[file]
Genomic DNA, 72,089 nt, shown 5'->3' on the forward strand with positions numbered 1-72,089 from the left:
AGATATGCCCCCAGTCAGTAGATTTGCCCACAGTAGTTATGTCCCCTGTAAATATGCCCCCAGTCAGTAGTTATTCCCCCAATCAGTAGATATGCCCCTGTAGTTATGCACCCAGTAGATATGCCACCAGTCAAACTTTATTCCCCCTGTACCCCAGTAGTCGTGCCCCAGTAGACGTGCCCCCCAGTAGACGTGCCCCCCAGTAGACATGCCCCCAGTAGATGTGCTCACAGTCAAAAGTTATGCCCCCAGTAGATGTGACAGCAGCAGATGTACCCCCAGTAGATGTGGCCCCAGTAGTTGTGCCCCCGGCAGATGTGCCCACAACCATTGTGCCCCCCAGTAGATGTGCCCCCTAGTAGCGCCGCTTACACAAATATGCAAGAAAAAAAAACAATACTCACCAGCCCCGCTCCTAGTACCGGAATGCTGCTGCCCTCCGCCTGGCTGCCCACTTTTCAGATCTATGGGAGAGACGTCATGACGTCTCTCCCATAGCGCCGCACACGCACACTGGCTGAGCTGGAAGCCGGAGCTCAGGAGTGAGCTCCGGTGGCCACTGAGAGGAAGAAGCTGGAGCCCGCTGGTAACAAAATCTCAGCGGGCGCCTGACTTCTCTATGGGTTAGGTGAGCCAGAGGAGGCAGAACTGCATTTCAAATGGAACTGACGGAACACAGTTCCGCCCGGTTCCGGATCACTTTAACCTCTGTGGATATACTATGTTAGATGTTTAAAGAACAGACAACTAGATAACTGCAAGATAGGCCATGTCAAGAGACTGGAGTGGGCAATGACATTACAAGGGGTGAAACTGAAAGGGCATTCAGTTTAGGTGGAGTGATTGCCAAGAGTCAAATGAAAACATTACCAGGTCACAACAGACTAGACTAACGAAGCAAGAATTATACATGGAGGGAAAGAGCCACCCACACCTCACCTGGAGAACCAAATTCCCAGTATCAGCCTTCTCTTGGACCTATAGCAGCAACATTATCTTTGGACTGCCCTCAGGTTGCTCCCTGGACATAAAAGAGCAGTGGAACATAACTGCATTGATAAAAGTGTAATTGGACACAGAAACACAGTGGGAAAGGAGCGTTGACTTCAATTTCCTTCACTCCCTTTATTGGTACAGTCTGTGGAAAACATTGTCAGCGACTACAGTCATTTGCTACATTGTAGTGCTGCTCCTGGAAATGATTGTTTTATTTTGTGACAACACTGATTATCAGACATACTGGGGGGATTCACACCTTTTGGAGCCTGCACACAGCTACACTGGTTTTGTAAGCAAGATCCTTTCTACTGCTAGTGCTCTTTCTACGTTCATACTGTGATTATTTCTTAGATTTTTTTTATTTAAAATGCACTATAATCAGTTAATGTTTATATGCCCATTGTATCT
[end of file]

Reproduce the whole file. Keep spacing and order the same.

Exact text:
Genomic DNA, 72,089 nt, shown 5'->3' on the forward strand with positions numbered 1-72,089 from the left:
AGATATGCCCCCAGTCAGTAGATTTGCCCACAGTAGTTATGTCCCCTGTAAATATGCCCCCAGTCAGTAGTTATTCCCCCAATCAGTAGATATGCCCCTGTAGTTATGCACCCAGTAGATATGCCACCAGTCAAACTTTATTCCCCCTGTACCCCAGTAGTCGTGCCCCAGTAGACGTGCCCCCCAGTAGACGTGCCCCCCAGTAGACATGCCCCCAGTAGATGTGCTCACAGTCAAAAGTTATGCCCCCAGTAGATGTGACAGCAGCAGATGTACCCCCAGTAGATGTGGCCCCAGTAGTTGTGCCCCCGGCAGATGTGCCCACAACCATTGTGCCCCCCAGTAGATGTGCCCCCTAGTAGCGCCGCTTACACAAATATGCAAGAAAAAAAAACAATACTCACCAGCCCCGCTCCTAGTACCGGAATGCTGCTGCCCTCCGCCTGGCTGCCCACTTTTCAGATCTATGGGAGAGACGTCATGACGTCTCTCCCATAGCGCCGCACACGCACACTGGCTGAGCTGGAAGCCGGAGCTCAGGAGTGAGCTCCGGTGGCCACTGAGAGGAAGAAGCTGGAGCCCGCTGGTAACAAAATCTCAGCGGGCGCCTGACTTCTCTATGGGTTAGGTGAGCCAGAGGAGGCAGAACTGCATTTCAAATGGAACTGACGGAACACAGTTCCGCCCGGTTCCGGATCACTTTAACCTCTGTGGATATACTATGTTAGATGTTTAAAGAACAGACAACTAGATAACTGCAAGATAGGCCATGTCAAGAGACTGGAGTGGGCAATGACATTACAAGGGGTGAAACTGAAAGGGCATTCAGTTTAGGTGGAGTGATTGCCAAGAGTCAAATGAAAACATTACCAGGTCACAACAGACTAGACTAACGAAGCAAGAATTATACATGGAGGGAAAGAGCCACCCACACCTCACCTGGAGAACCAAATTCCCAGTATCAGCCTTCTCTTGGACCTATAGCAGCAACATTATCTTTGGACTGCCCTCAGGTTGCTCCCTGGACATAAAAGAGCAGTGGAACATAACTGCATTGATAAAAGTGTAATTGGACACAGAAACACAGTGGGAAAGGAGCGTTGACTTCAATTTCCTTCACTCCCTTTATTGGTACAGTCTGTGGAAAACATTGTCAGCGACTACAGTCATTTGCTACATTGTAGTGCTGCTCCTGGAAATGATTGTTTTATTTTGTGACAACACTGATTATCAGACATACTGGGGGGATTCACACCTTTTGGAGCCTGCACACAGCTACACTGGTTTTGTAAGCAAGATCCTTTCTACTGCTAGTGCTCTTTCTACGTTCATACTGTGATTATTTCTTAGATTTTTTTTATTTAAAATGCACTATAATCAGTTAATGTTTATATGCCCATTGTATCT